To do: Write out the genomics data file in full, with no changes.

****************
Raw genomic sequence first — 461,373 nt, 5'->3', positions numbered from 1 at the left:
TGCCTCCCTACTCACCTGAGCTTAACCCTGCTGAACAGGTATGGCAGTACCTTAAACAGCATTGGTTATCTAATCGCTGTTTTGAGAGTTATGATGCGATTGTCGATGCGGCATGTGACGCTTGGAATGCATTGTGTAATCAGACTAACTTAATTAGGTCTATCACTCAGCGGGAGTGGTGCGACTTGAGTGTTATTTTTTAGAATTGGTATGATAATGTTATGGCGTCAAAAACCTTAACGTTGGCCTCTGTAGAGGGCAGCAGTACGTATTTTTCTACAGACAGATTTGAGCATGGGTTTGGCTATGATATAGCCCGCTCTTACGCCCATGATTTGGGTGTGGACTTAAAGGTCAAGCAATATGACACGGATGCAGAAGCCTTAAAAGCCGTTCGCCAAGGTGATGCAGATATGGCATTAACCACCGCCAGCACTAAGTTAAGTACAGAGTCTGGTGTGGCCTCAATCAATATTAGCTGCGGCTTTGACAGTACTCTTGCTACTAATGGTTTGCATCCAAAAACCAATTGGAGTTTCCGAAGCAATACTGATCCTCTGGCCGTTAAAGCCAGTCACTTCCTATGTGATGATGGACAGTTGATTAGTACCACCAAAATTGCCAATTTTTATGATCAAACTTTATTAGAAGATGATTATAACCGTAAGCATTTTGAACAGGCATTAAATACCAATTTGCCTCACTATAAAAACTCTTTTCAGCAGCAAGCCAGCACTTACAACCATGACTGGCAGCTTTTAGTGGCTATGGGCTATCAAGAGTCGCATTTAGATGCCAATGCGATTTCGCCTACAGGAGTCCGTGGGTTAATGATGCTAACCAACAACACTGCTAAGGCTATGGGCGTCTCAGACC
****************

Raw genomic sequence first — 461,373 nt, 5'->3', positions numbered from 1 at the left:
TGCCTCCCTACTCACCTGAGCTTAACCCTGCTGAACAGGTATGGCAGTACCTTAAACAGCATTGGTTATCTAATCGCTGTTTTGAGAGTTATGATGCGATTGTCGATGCGGCATGTGACGCTTGGAATGCATTGTGTAATCAGACTAACTTAATTAGGTCTATCACTCAGCGGGAGTGGTGCGACTTGAGTGTTATTTTTTAGAATTGGTATGATAATGTTATGGCGTCAAAAACCTTAACGTTGGCCTCTGTAGAGGGCAGCAGTACGTATTTTTCTACAGACAGATTTGAGCATGGGTTTGGCTATGATATAGCCCGCTCTTACGCCCATGATTTGGGTGTGGACTTAAAGGTCAAGCAATATGACACGGATGCAGAAGCCTTAAAAGCCGTTCGCCAAGGTGATGCAGATATGGCATTAACCACCGCCAGCACTAAGTTAAGTACAGAGTCTGGTGTGGCCTCAATCAATATTAGCTGCGGCTTTGACAGTACTCTTGCTACTAATGGTTTGCATCCAAAAACCAATTGGAGTTTCCGAAGCAATACTGATCCTCTGGCCGTTAAAGCCAGTCACTTCCTATGTGATGATGGACAGTTGATTAGTACCACCAAAATTGCCAATTTTTATGATCAAACTTTATTAGAAGATGATTATAACCGTAAGCATTTTGAACAGGCATTAAATACCAATTTGCCTCACTATAAAAACTCTTTTCAGCAGCAAGCCAGCACTTACAACCATGACTGGCAGCTTTTAGTGGCTATGGGCTATCAAGAGTCGCATTTAGATGCCAATGCGATTTCGCCTACAGGAGTCCGTGGGTTAATGATGCTAACCAACAACACTGCTAAGGCTATGGGCGTCTCAGACC